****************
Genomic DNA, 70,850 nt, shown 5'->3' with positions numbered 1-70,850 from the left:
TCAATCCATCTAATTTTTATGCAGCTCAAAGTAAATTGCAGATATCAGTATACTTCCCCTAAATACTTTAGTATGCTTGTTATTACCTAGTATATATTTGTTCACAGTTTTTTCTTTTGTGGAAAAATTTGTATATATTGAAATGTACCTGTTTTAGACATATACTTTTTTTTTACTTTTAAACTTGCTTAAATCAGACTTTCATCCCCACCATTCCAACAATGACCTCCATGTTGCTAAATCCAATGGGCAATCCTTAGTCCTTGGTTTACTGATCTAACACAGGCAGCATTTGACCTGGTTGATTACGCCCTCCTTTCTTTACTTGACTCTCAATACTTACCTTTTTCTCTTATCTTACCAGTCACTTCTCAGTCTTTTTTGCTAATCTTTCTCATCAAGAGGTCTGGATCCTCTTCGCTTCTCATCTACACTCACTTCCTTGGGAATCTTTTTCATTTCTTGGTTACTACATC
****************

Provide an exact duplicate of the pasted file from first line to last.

Genomic DNA, 70,850 nt, shown 5'->3' with positions numbered 1-70,850 from the left:
TCAATCCATCTAATTTTTATGCAGCTCAAAGTAAATTGCAGATATCAGTATACTTCCCCTAAATACTTTAGTATGCTTGTTATTACCTAGTATATATTTGTTCACAGTTTTTTCTTTTGTGGAAAAATTTGTATATATTGAAATGTACCTGTTTTAGACATATACTTTTTTTTTACTTTTAAACTTGCTTAAATCAGACTTTCATCCCCACCATTCCAACAATGACCTCCATGTTGCTAAATCCAATGGGCAATCCTTAGTCCTTGGTTTACTGATCTAACACAGGCAGCATTTGACCTGGTTGATTACGCCCTCCTTTCTTTACTTGACTCTCAATACTTACCTTTTTCTCTTATCTTACCAGTCACTTCTCAGTCTTTTTTGCTAATCTTTCTCATCAAGAGGTCTGGATCCTCTTCGCTTCTCATCTACACTCACTTCCTTGGGAATCTTTTTCATTTCTTGGTTACTACATC